Pastor S. Kim Peterson
Dear Friends In Christ,
Part I – The Liturgy, it is boring to some and exciting to others. Musicians from churches of other denominations are willing to fill in as long as they do not have to do the liturgy. It frightens them.
However, the liturgy is timeless, uniting us to the church throughout the ages. In the early church the liturgy served as about the only instruction many converts received. The liturgy expresses our understanding of scripture. It has been referred to as “Prayed Doctrine”.
As you will see in this series, the liturgy is from the Bible. Prayers and creeds were added. Martin Luther and other Reformers put the liturgy into the language of the people as well as removing objectionable prayers. Hymns have been added. And the sermon became a vital segment to the Worship Service.
In times of persecution the liturgy has served to strengthen weakened knees and struggling hearts. Consider ourselves. Our hymnals could be taken from us but we could still say the liturgy with very little prompting.
We begin our liturgy in the Name of the Father – the source of our salvation, and the Son – through whom we dare to approach the Father, and the Holy Spirit – the third person of the Holy Trinity who gives us faith. We cannot say Jesus is Lord except by the Holy Spirit (1 Cor. 3:12).
The service continues with the invitation to the sinner to come before the Lord. It is a difficult portion of the service, as we must admit as to what we are. As sinners we are not worthy of God the Father. The words of scripture are spoken:
“If we say we have no sin, we deceive ourselves, and the truth is not in us. But is we confess our sins, God who is faithful and just will forgive us our sins, and cleanse us from all unrighteousness.” 1 John 1:8-9
If there is anything we do not care to admit to, it’s being sinful. Admitting to being a sinner means that others could be better than we are, or that we could think of ourselves as better than others. Being sinners places all of us in the same boat. We do not like to think of being in that place of being unworthy of God, of being dead in our sins.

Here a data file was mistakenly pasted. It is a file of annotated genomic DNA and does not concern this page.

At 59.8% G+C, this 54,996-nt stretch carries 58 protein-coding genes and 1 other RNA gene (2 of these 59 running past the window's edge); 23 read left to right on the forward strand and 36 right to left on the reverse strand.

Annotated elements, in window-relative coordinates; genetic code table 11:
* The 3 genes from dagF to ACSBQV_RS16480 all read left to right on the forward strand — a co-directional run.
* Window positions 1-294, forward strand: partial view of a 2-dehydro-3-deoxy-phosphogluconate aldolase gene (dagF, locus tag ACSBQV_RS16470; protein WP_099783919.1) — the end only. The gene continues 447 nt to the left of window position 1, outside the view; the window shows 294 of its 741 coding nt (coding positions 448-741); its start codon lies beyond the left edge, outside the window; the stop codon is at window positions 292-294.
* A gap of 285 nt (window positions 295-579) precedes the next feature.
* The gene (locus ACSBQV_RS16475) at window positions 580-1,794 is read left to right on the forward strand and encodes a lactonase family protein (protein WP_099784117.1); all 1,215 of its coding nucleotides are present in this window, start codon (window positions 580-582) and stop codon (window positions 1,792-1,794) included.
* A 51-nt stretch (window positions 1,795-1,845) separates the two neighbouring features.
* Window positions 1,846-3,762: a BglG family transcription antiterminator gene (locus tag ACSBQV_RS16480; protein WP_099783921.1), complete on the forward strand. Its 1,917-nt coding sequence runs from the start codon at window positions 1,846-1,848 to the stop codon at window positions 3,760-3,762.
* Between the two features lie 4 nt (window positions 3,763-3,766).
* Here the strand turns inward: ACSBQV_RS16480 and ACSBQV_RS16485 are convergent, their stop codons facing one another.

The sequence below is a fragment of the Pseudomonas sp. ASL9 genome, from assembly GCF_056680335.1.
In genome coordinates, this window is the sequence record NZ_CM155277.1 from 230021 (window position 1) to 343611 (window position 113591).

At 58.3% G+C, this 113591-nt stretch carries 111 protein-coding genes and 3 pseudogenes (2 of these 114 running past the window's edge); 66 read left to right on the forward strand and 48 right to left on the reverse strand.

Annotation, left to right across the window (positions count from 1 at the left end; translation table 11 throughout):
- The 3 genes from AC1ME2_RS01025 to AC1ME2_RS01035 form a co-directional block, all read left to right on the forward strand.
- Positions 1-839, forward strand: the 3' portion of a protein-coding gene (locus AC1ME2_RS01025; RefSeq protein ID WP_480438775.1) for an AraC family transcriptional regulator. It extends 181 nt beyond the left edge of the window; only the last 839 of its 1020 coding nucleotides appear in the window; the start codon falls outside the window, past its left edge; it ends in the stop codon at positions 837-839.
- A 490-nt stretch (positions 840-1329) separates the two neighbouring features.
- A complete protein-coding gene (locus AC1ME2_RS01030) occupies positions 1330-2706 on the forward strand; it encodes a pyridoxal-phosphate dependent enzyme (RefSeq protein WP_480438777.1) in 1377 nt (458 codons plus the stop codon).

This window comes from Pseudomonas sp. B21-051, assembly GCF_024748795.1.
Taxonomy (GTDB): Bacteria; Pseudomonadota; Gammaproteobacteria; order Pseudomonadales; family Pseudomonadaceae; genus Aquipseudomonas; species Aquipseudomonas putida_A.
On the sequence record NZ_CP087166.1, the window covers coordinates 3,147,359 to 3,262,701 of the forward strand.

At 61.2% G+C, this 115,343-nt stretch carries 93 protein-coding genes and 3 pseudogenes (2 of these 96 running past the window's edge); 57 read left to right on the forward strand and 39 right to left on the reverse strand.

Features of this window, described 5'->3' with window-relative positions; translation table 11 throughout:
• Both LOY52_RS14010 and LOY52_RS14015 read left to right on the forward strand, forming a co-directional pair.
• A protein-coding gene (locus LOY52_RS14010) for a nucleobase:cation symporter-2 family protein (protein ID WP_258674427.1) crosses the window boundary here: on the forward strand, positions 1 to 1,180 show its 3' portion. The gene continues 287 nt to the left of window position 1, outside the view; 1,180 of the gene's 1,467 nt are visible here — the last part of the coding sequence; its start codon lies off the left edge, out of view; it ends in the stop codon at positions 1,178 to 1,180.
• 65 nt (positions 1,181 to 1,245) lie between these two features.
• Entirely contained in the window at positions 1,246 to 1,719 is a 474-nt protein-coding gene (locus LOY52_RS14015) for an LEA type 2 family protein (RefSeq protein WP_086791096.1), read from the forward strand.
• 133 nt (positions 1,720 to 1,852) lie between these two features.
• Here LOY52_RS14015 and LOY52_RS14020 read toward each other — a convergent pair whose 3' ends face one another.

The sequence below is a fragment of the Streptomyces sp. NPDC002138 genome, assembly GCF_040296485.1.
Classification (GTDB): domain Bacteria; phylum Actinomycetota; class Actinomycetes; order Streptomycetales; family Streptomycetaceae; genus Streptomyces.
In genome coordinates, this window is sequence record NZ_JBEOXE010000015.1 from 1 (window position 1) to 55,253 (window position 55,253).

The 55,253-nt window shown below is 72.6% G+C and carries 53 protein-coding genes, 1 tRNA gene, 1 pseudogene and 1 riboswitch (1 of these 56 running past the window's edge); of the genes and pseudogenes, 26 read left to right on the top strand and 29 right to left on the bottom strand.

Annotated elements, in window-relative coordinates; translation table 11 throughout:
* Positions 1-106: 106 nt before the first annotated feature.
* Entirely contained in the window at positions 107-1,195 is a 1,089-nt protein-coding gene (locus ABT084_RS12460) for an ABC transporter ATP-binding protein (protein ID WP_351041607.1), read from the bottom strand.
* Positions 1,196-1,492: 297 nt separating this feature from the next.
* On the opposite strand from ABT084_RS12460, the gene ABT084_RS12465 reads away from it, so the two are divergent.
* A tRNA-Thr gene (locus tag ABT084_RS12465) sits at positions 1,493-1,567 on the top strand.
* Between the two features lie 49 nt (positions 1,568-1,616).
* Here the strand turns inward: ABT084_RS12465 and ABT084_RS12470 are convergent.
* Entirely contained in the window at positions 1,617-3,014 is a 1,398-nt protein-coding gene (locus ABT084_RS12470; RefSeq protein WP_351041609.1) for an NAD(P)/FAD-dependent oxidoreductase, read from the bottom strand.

In the eyes of God there is no degree of sin. A sin is a sin no matter how great or how small in our eyes. We make our confession – what we have done and left undone, we have not loved God with our whole hearts. These are painful words to speak.
The Good News is now spoken. Christ was given to die for our sake and God forgives us.Words to be spoken, proclaimed, to the broken down and lost sinner, to us. They must be proclaimed. That is why we cannot sit back in our easy chair at home and say “I know God loves me and forgives me.” We must hear the Proclamation.
These words are like a family speaking to one another. We know parents love each other. We know they love the kids. Just knowing is not enough. We need the love proclaimed. We need to hear the word spoken. We need to feel the hug of love. By not participating we miss the proclamation.
There is nothing more to be said than “AMEN!” The word meaning “Let it be so”.
Yes, let it be so. We are ready to converse with our Lord in prayer, in hymns, in listening to his Word, and receiving the Body and Blood of our Lord Jesus Christ. The Liturgy, it’s an old friend who guides us in the worship of our Lord. Learn more about it, put more thought into it, teach it to our young people, and experience this rich gift passed down through the ages. Minute Bible Study – Liturgy Part I
Continue learning about the Lutheran Service:
Pastor Kim Peterson